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Win A Dollar

  1. Dec 23, 2004 #1

    T@P

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    Win A Dollar!!!

    I have a penny, a dime and a dollar (coin)
    you are allowed to make 1 statement. if it is true, i will give you A coin. if it is false, you get laughed at and no coin. what do you say to me to get the dollar?
     
  2. jcsd
  3. Dec 23, 2004 #2
    Select to see
    I won't win neither a penny nor a dime... :-)
     
  4. Dec 23, 2004 #3

    T@P

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    wait, but what if your statement is false? then you get nothing... im not sure thats right...
     
  5. Dec 23, 2004 #4

    BobG

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    Tough Luck Rogerio, however .....
    You will win neither a penny nor a dime
    Thwarted by the Boolean grammer police.
     
    Last edited: Dec 23, 2004
  6. Dec 23, 2004 #5
    If my statment is false?
    Then I would get nothing...

    ...and, in this case, are you really sure my statement would be false???

    Think a little bit more, and tell me your conclusion...:-)
     
    Last edited: Dec 23, 2004
  7. Dec 23, 2004 #6

    T@P

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    thanks rogerio, i get it now :)

    also BobG, is the "you" supposed to be an "i"? anyway thanks for the post
     
  8. Dec 23, 2004 #7
    Where can I collect my dollar? :tongue2:
     
  9. Dec 23, 2004 #8

    T@P

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    you'll get the dollar if (and only if ;) you supply the dollar, dime, and penny first and then make your statement :)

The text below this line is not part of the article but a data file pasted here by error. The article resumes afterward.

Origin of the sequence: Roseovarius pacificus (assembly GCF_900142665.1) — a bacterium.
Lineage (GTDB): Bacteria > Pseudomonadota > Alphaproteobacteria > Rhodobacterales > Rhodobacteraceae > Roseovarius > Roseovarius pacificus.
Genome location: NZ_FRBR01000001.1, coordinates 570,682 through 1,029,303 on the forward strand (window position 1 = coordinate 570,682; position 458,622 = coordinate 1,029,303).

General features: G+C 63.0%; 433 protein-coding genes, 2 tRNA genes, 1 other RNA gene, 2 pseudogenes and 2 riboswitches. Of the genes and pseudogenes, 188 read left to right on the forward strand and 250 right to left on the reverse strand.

10. Dec 23, 2004 #9

    BobG

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    Looking at it analytically, if you said "I will win neither a penny or a dime", you could express this in the following equation:

    [tex]\overline {P} + \overline {D} [/tex]

    Changing the word 'will' to 'won't', you get:

    [tex]\overline{\overline {P} + \overline {D}}[/tex]

    which is equivalent to:

    [tex]P + D[/tex]

    or the statement "I will win a penny or a dime."

    I think what you meant to say is:

    "I definitely will be unsuccessful in not being unvictorious in my quest not to win neither a not dime nor a penny knot unless I am not able to not guess incorrectly."

    Or something like that if I'm not totally incorrect in my lack of thinking. :confused:
     
  11. Dec 23, 2004 #10
    Sorry, but "I won't win neither a penny nor a dime" means
    "I won't win a penny" AND "I won't win a dime" . :smile:
     
  12. Dec 23, 2004 #11
    Here is another right answer:

    "If this statement is true, you will give me the dollar."

    Assume the statement is false. So the precedent is false so the statement is true. So (by contradiction) the statement is not false, so it is true. And since it is true, you will give me the dollar.
     
    Last edited: Dec 23, 2004
  13. Jan 1, 2005 #12
    the answer-

    i'll get a dolar or nothing.
     
  14. Jan 3, 2005 #13

    Galileo

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    "You will give me neither the penny, no the dime, nor the dollar, nor a million dollars."

    If I`m right, you`ll have to give me a coin, contrary to my statement being true. So it has to be false.
    That means you will give me one of the coins or a million dollars.
    Since you can't give one of the coins for a false statement, you will give me a million dollars.

    So cough it up! :!!)
     
  15. Jan 3, 2005 #14
    Hehe I like that answer.
     
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